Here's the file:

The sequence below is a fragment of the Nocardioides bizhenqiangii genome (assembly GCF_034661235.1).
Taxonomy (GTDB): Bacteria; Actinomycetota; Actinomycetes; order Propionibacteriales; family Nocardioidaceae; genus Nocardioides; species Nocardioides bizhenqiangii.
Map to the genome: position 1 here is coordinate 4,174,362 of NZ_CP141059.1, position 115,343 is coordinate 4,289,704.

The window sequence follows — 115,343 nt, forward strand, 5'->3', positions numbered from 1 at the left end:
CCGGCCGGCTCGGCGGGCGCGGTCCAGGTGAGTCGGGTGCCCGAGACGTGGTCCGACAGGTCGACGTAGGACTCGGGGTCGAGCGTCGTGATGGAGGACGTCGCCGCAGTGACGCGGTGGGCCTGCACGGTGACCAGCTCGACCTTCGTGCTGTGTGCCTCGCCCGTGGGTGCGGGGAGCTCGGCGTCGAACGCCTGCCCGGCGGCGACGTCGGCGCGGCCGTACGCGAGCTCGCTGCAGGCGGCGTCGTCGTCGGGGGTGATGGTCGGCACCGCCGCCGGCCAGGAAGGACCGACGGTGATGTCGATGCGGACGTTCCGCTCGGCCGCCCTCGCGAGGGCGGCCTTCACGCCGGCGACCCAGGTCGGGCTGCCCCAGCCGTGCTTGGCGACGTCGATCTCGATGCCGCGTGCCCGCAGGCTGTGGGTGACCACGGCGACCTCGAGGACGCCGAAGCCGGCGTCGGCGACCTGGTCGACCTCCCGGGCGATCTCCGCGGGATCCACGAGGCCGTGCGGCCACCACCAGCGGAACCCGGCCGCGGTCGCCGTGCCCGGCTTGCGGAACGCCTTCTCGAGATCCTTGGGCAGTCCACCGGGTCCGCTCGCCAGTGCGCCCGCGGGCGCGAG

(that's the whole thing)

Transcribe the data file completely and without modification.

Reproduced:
The sequence below is a fragment of the Nocardioides bizhenqiangii genome (assembly GCF_034661235.1).
Taxonomy (GTDB): Bacteria; Actinomycetota; Actinomycetes; order Propionibacteriales; family Nocardioidaceae; genus Nocardioides; species Nocardioides bizhenqiangii.
Map to the genome: position 1 here is coordinate 4,174,362 of NZ_CP141059.1, position 115,343 is coordinate 4,289,704.

The window sequence follows — 115,343 nt, forward strand, 5'->3', positions numbered from 1 at the left end:
CCGGCCGGCTCGGCGGGCGCGGTCCAGGTGAGTCGGGTGCCCGAGACGTGGTCCGACAGGTCGACGTAGGACTCGGGGTCGAGCGTCGTGATGGAGGACGTCGCCGCAGTGACGCGGTGGGCCTGCACGGTGACCAGCTCGACCTTCGTGCTGTGTGCCTCGCCCGTGGGTGCGGGGAGCTCGGCGTCGAACGCCTGCCCGGCGGCGACGTCGGCGCGGCCGTACGCGAGCTCGCTGCAGGCGGCGTCGTCGTCGGGGGTGATGGTCGGCACCGCCGCCGGCCAGGAAGGACCGACGGTGATGTCGATGCGGACGTTCCGCTCGGCCGCCCTCGCGAGGGCGGCCTTCACGCCGGCGACCCAGGTCGGGCTGCCCCAGCCGTGCTTGGCGACGTCGATCTCGATGCCGCGTGCCCGCAGGCTGTGGGTGACCACGGCGACCTCGAGGACGCCGAAGCCGGCGTCGGCGACCTGGTCGACCTCCCGGGCGATCTCCGCGGGATCCACGAGGCCGTGCGGCCACCACCAGCGGAACCCGGCCGCGGTCGCCGTGCCCGGCTTGCGGAACGCCTTCTCGAGATCCTTGGGCAGTCCACCGGGTCCGCTCGCCAGTGCGCCCGCGGGCGCGAG